This section is from the Davos Newbies website:
It’s been wonderful seeing the people I grew up with after so many years. The clichés about the years melting away are partly true. Some people who I had not seen for 36 years, at a guess, were instantly familiar.
The highlight, however, was the appearance at an evening gathering of my elementary school of our sixth-grade teacher, Marvin Martin. Even though we were all either 50-years old or on the cusp of 50, none of us could bring ourselves to call him anything other than Mr Martin.
As I told him, I was fortunate in my life to have perhaps three or four teachers who were truly transformational. Mr Martin was unquestionably one of those. As the only male teacher at South School he already had a special stature, but he augmented it in so many ways. His classroom was lined with models of rockets and spacecraft. I remember celebrating Sputnik’s 10th birthday in his classroom, with a birthday cake and all the trappings.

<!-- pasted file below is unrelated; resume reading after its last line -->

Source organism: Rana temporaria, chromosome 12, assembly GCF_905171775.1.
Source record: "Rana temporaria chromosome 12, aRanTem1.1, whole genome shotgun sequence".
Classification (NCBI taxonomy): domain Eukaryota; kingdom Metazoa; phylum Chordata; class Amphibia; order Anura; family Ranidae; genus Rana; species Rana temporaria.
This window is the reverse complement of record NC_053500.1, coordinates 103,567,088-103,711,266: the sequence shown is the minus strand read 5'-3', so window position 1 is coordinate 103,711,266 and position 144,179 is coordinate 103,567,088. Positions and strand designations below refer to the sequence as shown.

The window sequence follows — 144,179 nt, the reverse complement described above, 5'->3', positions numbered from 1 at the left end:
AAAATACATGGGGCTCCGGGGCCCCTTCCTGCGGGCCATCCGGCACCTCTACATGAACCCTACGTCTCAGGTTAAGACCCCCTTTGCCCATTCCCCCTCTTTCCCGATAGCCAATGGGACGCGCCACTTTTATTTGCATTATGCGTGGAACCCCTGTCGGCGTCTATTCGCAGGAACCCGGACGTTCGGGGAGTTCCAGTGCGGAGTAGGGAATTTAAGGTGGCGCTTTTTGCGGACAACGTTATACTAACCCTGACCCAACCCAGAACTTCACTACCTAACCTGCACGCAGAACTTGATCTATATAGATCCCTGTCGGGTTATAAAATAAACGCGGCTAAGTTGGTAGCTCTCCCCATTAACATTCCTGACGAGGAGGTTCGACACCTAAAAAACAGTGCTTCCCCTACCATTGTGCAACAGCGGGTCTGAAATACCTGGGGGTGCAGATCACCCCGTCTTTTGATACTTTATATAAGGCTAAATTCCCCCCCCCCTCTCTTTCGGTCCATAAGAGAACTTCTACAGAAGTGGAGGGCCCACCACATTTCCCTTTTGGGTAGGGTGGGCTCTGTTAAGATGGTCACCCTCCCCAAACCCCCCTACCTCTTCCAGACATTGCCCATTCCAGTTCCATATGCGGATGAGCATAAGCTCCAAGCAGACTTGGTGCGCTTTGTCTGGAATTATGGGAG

But he was most famous for annually writing, directing and producing the sixth grade play. My year the play was Peter Pan. There were two casts, but I can still remember that Tommy Ullman played Captain Hook, Randy Robinson was Peter Pan and I was the Indian Chief (not a big part). Everyone last night could remember their role.
There were perhaps 25 of us from that sixth grade last night, roughly half the class, which is remarkable enough after nearly 40 years. But what was a particular testament to Mr Martin is that each of us could so vividly recall what we did in his class (including his occasionally volcanic eruptions of temper).
Among the clichés of reunions, claiming old teachers as unsung heroes stands high. But Mr Martin is one of those astounding, largely unrecognized people who had a profound influence on almost all of his students.
Copyright Marvin Martin Project